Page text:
Male College-Age Depression Linked To Later Sedentary Behavior
April 2, 2014

Male College-Age Depression Linked To Later Sedentary Behavior

Brett Smith for - Your Universe Online

Is a male friend or relative you know spending too much time on the internet or watching TV? If so, he may have been depressed during his first few years out of high school.

A new study in the journal Preventive Medicine concluded that sedentary habits, which often stem from depression, are established in the early 20s and these habits can establish a pattern of sedentary behavior later in life.

The study included over 760 20-year-old adults, both men and women, living in Montreal who were identified as exhibiting the signs and symptoms of depression between 2007 and 2008. Participants were asked by the researchers to track how much of their leisure time was spent in front of a TV or a computer screen when they were 24. The study team noticed a significant difference between male and female participants.

“We started out with the idea that early depression might later turn everyone into couch potatoes, just sitting around glued to the TV or a computer screen,” said study author Dr. Nancy Low, a psychiatrist at McGill University. “But what we didn’t expect was to see such a clear difference between what men and women were doing.”

The scientists discovered that their male participants spent about four hours more in front of a screen each week than their female participants did. Additionally, the number of hours spent in front of a screen, either the computer or the TV, was more than 21 hours per week or over three hours each day. This is greater than twice the amount of screen-time suggested by the Canadian Society for Exercise Physiology for men of this age, the Montreal-based researchers noted.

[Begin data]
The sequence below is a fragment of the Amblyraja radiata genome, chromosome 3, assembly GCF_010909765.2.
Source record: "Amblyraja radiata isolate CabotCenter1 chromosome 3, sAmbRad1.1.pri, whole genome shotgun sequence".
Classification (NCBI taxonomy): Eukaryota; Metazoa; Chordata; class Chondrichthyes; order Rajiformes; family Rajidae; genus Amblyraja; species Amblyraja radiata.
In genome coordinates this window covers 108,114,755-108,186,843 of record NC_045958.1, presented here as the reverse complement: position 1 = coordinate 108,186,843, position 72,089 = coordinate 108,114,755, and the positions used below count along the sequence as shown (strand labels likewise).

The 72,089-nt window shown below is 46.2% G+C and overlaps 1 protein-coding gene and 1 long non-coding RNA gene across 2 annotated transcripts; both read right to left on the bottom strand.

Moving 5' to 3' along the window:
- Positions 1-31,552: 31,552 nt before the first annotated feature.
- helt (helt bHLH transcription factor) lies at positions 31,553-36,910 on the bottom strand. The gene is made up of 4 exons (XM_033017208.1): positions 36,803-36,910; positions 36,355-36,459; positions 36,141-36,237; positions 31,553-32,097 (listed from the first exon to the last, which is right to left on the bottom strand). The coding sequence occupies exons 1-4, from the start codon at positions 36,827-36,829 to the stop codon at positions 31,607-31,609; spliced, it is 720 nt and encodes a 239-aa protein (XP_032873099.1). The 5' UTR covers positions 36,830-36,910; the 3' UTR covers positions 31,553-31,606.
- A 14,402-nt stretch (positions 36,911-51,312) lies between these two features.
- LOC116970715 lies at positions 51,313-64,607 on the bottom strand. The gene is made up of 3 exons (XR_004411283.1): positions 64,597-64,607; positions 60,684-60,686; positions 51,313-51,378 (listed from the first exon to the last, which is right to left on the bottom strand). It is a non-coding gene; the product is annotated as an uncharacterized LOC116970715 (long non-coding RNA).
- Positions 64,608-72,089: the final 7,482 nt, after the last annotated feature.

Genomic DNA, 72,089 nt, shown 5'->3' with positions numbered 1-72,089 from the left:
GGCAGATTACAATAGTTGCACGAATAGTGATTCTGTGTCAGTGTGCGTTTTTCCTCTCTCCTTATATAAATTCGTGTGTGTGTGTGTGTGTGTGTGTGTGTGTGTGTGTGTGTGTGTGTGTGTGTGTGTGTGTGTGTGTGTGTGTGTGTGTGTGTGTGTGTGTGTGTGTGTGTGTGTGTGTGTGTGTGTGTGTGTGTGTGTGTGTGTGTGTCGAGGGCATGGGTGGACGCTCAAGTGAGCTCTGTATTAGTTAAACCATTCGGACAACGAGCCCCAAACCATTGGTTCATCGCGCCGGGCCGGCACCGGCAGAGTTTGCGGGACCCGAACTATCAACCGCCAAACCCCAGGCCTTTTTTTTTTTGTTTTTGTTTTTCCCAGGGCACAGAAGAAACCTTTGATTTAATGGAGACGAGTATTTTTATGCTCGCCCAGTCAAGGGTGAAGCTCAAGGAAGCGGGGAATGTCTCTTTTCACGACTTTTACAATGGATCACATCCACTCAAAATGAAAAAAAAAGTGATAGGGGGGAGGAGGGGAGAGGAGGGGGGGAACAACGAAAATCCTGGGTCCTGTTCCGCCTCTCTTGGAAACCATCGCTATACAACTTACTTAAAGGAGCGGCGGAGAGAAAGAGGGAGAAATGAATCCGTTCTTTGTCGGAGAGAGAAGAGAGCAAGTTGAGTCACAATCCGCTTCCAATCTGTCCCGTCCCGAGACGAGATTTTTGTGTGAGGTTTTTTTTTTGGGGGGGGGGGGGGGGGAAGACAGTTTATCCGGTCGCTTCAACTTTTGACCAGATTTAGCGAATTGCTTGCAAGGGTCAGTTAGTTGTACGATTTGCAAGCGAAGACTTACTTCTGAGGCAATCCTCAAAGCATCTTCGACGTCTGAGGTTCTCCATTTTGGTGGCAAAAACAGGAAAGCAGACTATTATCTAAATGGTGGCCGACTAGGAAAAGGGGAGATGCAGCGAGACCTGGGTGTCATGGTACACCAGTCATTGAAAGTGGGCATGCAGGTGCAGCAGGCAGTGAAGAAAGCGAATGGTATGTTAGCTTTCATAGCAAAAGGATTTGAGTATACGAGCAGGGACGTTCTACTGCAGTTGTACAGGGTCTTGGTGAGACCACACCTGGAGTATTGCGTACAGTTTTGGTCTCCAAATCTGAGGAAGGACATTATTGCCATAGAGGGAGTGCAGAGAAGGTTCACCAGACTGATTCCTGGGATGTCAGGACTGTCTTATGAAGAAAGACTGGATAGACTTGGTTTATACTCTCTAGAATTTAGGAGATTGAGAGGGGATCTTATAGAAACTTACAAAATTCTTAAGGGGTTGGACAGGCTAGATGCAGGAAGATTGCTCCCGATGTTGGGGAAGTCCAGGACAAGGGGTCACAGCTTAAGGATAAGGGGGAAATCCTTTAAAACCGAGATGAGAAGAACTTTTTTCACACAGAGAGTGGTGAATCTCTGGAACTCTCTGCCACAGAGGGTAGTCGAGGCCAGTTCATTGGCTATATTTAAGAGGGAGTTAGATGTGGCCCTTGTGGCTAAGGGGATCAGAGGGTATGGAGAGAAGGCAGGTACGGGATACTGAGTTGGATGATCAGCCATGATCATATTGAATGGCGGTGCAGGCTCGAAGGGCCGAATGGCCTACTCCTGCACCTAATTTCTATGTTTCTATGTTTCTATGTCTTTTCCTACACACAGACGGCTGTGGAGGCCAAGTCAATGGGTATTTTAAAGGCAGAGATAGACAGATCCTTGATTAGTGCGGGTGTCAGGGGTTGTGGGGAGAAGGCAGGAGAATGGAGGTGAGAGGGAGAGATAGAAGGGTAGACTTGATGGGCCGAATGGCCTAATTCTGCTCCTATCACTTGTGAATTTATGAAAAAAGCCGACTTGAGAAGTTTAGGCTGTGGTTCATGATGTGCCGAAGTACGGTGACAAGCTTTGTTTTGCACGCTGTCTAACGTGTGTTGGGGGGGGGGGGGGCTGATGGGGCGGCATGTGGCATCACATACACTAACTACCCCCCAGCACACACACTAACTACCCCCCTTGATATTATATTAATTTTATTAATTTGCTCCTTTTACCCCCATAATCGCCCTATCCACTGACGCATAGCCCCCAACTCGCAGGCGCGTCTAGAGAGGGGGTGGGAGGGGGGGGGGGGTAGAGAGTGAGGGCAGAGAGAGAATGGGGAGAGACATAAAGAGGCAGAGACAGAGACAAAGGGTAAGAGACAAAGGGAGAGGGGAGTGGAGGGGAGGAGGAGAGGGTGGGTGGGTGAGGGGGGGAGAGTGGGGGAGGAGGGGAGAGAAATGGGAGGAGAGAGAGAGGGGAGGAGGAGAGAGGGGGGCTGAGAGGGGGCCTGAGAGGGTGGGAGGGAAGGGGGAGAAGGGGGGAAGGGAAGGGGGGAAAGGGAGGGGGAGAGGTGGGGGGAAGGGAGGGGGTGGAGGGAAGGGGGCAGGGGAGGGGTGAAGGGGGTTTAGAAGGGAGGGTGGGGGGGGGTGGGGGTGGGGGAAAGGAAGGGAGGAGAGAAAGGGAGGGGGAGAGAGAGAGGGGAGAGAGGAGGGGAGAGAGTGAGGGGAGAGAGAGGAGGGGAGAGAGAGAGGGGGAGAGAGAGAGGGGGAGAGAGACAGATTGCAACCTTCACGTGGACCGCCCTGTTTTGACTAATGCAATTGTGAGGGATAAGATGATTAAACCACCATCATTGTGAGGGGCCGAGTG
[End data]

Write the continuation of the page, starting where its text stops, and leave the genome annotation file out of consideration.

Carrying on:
The study team warned that sedentary behavior is on the rise among young people and early habits lead to later behavior. The team also noted that their participants weren’t asked about their use of mobile devices or the time they spent reading – suggesting that participants spent even more time being sedentary than the study figures suggest.

“This study signals that young men who have been depressed are more likely than young women to become trapped in a vicious cycle where depression later leads to more sedentary behavior which in turn may contribute to later health problems that also include depression.” Low said. “What we need to do is figure out how best to intervene early in the process. And one of the things we’re looking into now is how that online time, and things like mobile apps, can best be used to help young people deal with their depression and become more physically active.”

The study team said they plan to see how online time within this age group is being spent. They theorized that young women are using their computer for social interactions, activities that can help in coping with depression. Meanwhile, young men are spending screen time on non-social activities, such as game-playing, listening to music or reading various websites.